It might look like a bowl of popcorn, but it’s actually the most detailed image ever taken of the sun’s surface. The images come from the National Science Foundation’s (NSF) Daniel K. Inouye Solar Telescope, mounted near the summit of Haleakala, Maui, in Hawaii.

Thanks to this preeminent solar telescope, scientists are now closer than ever to understanding the sun and the space weather that happens on its surface. Space weather can have a significant impact on our planet. “Magnetic eruptions on the sun can impact air travel, disrupt satellite communications and bring down power grids, causing long-lasting blackouts and disabling technologies such as GPS,” explains the press release from the National Solar Observatory.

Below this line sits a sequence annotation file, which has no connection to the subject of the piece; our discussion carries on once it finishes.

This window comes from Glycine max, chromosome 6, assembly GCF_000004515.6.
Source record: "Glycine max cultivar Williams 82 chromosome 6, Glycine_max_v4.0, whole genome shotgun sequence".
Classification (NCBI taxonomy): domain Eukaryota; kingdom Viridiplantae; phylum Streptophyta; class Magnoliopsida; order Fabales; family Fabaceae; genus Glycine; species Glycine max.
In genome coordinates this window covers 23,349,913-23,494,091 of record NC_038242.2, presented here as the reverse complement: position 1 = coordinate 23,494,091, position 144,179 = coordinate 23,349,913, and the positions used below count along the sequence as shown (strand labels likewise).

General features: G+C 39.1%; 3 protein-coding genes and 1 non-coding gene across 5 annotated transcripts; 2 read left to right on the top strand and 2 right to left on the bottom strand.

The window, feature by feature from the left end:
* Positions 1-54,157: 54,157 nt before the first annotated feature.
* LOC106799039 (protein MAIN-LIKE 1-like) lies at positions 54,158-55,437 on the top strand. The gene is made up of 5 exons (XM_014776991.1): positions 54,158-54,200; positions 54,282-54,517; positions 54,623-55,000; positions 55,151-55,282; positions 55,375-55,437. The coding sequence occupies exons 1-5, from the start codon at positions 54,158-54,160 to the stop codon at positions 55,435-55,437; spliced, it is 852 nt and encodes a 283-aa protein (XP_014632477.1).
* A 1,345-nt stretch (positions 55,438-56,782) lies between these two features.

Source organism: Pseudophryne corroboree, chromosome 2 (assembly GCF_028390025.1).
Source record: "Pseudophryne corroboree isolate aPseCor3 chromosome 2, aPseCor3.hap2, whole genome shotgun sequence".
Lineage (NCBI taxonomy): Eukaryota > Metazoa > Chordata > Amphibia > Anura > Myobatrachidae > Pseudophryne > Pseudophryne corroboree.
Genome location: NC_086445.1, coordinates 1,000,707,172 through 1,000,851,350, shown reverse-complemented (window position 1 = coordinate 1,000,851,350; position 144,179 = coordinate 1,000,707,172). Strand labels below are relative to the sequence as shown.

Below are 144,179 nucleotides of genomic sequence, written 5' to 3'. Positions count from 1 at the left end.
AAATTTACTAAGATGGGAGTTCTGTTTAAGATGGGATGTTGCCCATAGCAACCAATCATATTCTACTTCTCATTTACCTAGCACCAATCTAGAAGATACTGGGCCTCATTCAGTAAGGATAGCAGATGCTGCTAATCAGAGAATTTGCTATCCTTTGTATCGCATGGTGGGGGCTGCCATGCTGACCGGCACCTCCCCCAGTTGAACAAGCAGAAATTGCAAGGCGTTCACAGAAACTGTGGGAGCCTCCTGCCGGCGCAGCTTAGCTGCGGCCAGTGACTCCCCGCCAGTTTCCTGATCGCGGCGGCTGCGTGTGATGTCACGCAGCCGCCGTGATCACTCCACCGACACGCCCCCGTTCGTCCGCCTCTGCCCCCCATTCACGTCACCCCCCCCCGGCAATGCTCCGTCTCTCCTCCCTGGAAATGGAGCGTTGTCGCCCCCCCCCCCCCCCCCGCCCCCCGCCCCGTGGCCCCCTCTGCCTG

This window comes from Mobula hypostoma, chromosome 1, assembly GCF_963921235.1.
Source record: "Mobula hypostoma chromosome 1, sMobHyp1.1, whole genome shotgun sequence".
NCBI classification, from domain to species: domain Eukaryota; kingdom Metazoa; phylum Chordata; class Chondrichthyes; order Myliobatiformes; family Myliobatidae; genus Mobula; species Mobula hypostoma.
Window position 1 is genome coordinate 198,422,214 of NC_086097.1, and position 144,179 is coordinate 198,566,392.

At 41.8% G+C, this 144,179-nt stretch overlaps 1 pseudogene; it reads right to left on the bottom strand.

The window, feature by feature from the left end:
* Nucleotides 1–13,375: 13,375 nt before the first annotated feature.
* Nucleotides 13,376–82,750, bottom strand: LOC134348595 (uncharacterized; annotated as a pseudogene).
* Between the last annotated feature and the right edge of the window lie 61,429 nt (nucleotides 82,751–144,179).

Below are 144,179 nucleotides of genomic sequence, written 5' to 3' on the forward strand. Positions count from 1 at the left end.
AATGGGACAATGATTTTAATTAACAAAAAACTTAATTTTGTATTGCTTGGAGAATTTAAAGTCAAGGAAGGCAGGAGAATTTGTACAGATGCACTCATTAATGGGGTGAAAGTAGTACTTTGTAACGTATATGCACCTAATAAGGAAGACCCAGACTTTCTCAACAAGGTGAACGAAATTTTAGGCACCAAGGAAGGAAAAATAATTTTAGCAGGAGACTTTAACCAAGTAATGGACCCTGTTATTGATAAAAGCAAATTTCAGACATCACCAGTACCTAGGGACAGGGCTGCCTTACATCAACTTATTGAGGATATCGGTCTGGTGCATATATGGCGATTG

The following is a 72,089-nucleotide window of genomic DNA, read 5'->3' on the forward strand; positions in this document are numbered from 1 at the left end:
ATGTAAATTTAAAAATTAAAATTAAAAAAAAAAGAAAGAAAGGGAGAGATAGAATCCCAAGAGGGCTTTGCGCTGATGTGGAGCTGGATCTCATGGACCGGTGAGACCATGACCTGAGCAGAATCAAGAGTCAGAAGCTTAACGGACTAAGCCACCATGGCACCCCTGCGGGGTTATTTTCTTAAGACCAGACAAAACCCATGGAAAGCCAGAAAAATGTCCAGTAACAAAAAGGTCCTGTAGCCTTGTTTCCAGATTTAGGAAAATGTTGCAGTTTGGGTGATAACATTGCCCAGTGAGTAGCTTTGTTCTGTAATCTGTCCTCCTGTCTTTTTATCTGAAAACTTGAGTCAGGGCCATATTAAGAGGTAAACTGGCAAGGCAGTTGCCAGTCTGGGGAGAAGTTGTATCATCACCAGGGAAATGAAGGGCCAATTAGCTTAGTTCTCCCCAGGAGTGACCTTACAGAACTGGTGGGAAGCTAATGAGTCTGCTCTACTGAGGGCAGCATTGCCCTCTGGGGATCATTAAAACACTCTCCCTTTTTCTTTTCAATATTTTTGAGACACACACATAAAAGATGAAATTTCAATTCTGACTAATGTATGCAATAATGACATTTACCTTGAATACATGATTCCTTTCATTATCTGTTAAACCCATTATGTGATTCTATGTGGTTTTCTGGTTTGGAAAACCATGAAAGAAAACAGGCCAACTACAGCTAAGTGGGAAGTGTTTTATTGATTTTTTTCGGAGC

The images show a pattern of boiling plasma covering the sun’s entire surface. Although each cell-like structure appears small, they’re actually the size of Texas and the result of violent motions transporting heat from the interior of the sun to its surface.

Photo: NSO/AURA/NSF

The Daniel K. Inouye Solar Telescope is the largest solar telescope in the world and will be able to provide unbeatable views of the sun’s atmosphere and invaluable understanding of the star that makes life on Earth possible.

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